Regarding the urinogenital tract, it is mostly sterile as a result of frequent flushing by urine, hence most invaded pathogens are flushed out and do not get access into the system. However, certain pathogens like Neisseria gonorrhea when invaded were able to colonize the tract [39]. This results in the infection of mainly the cervix, urethra, and rectum. The mouth, nasopharynx and the eye may also be affected. The virulent factors included pili, which enable it to attach firmly to the epithelial cells of urogenital sites, OPA proteins (adhesives) and IgA proteases [4]. It worth noting that women frequently get urinary tract infection than men because of the difference in the anatomical structure. Thus, men have longer urethra than females.


4. Microbial infections and the corresponding immune response towards their elimination

Infection of the host by the pathogens responses in the host with initial reaction of the innate immune response followed by the adaptive immune responses. Infection involving bacteria is associated with various mechanisms to evade or survive the host immune response. Some of the bacteria form capsules, complex structures which present many diverse antigenic targets to the host body surface [40, 41]. The capsules are effective at hiding many bacterial surfaces and preventing opsonization to enable them circulate systemically within the body. Some of these bacteria involved in capsule formation included Streptococcus pneumonia, Haemophilus influenzae, Escherichia coli, and Neisseria meningitides which rely extensively on its capsule to prevent antibody and complement deposition on its surface [42] thereby avoiding opsonization and phagocytic clearance.

Viruses also evolve a number of techniques for evading the immune responses by avoiding complement system through rearrangement of epitopes in their surface proteins. The measles virus prevent antibodies binding to haemagglutinin to initiate complement by the classical pathway [43] presumably because the antigenic epitopes were so spaced that effective bridging cannot be obtained between them. Human Immunodeficiency Viruses were able to bind to cells through complement receptors after fixing complement and also Dengue virus which could enter cells through Fc receptors after having bound antibody [44]. Other organisms such as Herpes virus saimiri, Trypanosoma cruzi and Schistosoma mansoni [45], captured complement control proteins to change their function [46]. However, the immune response to microbial pathogens relies on both innate and adaptive components and they work together to eliminate the pathogens. Macrophages and dendritic cells were found in all body tissues, serving as sentinels in wait for pathogens and respond to variety of chemotactic agents that were shed as a result of infection [47]. The cells bind the pathogens via phagocytic receptors that initiated the cytoskeletal rearrangements and membrane trafficking for phagocytosis [48, 49]. Other innate cells like neutrophils, basophils, eosinophils and NK cells contributed together in clearing of the pathogens through phagocytosis, cytotoxicity, and the release of cytokines to enhance their activities in eliminating the pathogens [50]. The adaptive immune cells are made up of B and T lymphocytes, including γδT cells, T reg cells and Th17 cells. Microbial antigens are taken up by antigen-presenting cells in the peripheral tissues and delivered to the lymph nodes or spleen through the lymph or blood, respectively. They are therefore recognized by these adaptive cells and differentiate specifically into several types of effector cells, depending on the class of pathogens they recognized. The differentiation of lymphocytes into a particular effector-cell type and their localization to the site of infection were regulated by the innate immune system, generally in the form of cytokines and chemokines [51]. The effector cells therefore exhibit their function through cytotoxity as well as the release of cytokines which together aid in destroying the pathogens.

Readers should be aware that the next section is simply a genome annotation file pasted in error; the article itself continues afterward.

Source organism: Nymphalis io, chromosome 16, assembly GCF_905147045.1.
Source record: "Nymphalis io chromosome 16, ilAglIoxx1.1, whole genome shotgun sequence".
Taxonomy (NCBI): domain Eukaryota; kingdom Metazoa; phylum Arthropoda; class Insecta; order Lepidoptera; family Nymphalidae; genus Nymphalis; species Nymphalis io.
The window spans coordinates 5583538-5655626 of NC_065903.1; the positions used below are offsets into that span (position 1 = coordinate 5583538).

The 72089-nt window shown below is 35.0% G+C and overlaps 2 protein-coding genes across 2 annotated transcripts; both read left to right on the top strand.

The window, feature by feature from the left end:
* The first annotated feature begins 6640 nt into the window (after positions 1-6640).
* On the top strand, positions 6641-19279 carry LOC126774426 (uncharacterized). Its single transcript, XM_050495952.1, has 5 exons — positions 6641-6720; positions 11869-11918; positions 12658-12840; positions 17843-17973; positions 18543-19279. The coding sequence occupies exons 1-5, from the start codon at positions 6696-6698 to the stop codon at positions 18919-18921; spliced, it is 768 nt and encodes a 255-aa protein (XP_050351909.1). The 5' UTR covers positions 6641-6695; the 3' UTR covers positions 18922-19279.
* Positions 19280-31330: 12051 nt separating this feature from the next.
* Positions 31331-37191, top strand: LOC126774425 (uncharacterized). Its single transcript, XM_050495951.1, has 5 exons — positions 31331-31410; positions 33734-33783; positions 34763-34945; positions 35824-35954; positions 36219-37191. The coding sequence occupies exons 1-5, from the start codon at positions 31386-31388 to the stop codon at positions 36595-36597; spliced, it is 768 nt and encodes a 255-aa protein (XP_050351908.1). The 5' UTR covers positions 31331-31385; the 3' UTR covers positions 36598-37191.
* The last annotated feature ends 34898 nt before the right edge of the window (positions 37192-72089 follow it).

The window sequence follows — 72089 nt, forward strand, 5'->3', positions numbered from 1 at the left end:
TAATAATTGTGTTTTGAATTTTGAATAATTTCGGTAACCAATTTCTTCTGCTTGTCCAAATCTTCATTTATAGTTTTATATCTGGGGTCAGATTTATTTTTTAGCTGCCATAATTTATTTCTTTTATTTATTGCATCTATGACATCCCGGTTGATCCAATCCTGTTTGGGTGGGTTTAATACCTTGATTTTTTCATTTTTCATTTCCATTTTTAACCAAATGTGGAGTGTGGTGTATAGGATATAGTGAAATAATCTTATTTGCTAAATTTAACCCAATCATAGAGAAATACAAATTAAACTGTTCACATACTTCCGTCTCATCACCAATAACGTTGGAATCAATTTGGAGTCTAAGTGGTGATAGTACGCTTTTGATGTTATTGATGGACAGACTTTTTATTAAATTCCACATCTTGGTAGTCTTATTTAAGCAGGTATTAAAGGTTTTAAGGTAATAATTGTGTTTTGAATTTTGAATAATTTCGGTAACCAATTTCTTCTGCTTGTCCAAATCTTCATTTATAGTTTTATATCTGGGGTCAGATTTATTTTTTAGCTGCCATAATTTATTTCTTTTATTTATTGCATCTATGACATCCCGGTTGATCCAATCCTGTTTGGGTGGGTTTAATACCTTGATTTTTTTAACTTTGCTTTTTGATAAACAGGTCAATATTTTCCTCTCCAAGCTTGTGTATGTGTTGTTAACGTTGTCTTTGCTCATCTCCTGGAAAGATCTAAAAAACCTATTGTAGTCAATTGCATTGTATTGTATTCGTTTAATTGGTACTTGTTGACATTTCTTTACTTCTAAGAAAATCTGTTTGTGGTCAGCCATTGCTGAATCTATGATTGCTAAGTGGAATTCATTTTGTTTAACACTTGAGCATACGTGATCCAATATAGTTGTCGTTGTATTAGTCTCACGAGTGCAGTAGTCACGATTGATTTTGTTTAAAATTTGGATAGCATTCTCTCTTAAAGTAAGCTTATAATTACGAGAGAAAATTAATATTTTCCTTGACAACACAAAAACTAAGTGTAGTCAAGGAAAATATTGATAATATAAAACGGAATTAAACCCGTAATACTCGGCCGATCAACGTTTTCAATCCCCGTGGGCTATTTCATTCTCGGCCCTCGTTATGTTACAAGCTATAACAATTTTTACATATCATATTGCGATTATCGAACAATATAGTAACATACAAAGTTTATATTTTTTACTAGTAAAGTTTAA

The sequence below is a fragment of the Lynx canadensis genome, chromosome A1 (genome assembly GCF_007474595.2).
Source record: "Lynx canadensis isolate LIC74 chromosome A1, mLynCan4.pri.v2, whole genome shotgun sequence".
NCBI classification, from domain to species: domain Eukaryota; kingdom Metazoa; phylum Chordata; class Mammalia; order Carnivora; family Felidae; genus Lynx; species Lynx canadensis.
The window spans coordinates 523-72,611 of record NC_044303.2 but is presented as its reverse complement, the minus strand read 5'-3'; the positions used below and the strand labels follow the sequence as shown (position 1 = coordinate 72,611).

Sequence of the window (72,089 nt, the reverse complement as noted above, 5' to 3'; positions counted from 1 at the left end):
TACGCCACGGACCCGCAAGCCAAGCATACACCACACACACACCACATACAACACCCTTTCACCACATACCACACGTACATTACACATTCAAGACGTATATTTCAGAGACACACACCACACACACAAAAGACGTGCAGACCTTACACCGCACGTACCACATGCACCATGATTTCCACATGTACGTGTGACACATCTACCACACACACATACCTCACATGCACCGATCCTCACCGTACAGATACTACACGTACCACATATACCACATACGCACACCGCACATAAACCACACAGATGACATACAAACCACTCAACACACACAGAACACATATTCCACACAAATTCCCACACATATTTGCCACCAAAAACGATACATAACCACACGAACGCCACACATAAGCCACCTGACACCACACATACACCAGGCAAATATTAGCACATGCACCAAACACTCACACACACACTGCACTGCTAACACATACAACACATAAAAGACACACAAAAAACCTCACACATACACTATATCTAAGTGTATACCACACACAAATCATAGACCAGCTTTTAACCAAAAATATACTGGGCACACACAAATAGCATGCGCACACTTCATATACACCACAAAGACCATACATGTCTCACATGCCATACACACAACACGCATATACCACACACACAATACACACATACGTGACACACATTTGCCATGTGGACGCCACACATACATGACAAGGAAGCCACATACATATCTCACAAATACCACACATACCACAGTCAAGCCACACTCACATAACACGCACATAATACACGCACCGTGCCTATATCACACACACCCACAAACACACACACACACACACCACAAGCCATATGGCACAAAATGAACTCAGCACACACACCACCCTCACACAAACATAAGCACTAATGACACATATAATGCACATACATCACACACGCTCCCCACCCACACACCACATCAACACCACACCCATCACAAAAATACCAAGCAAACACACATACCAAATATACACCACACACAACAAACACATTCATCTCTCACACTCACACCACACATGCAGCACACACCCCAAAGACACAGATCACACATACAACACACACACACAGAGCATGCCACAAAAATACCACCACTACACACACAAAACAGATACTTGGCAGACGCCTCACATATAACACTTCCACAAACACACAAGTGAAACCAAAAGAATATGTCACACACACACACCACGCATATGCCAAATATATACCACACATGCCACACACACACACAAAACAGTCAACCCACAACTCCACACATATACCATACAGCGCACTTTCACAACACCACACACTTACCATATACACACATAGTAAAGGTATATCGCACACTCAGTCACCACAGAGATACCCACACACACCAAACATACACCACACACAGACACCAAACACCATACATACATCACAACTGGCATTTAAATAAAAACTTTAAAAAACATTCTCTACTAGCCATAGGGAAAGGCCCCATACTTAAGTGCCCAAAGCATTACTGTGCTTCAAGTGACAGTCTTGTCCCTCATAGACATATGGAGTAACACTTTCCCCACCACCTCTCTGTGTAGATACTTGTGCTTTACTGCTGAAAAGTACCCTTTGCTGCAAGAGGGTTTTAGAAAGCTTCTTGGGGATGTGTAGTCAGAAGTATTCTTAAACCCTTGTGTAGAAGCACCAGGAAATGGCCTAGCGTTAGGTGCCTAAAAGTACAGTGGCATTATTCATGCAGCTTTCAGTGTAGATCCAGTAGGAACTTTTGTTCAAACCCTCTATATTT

5. Enhancement of immune response to control infection

Antigenic features of microbes known as pathogen-associated molecular patterns (PAMPs) are recognized by Pattern Recognition Receptors (PRRs). These involve Toll-like receptors (TLRs), NOD-like receptors (NLRs), AIM2-like receptors (ALRs) and RIG-I-like receptors (RLRs) and stimulation with ligands promptly potentiated the production of proinflammatory cytokines and chemokines [52] which facilitated the clearing of bacterial infections. There was significant reduction in the number of Haemophilus influenzae and Moraxella catarrhalis bacteria recovered from the nasopharynx through intranasal inoculation of monophosphoryl lipid A in mice [53]. The use of PRR ligands for Staphylococcus aureus adjuvants vaccine formulated with a TLR7 agonist and adsorbed onto alum adjuvant (4CT7-Staph) conferred about 80–90% protection against four different Staphylococcal strains [54]. NOD-like receptors were also important for clearing a variety of bacterial infections, including Salmonella Typhimurium, S. flexneri, Pseudomonas aeruginosa, and B. pseudomallei [55]. Most often, B. pseudomallei induces NLRC4-dependent pyroptosis which restricts intracellular bacterial growth. However, the activation of NLRP3, upregulates IL-1β, promoted the replication of B. pseudomallei and recruited excessive neutrophils to the lung leading to tissue damage [56]. Identifying small molecules that selectively activate NLRP3 inflammasome and prevent cytokine secretion may also be promising new therapeutic strategy.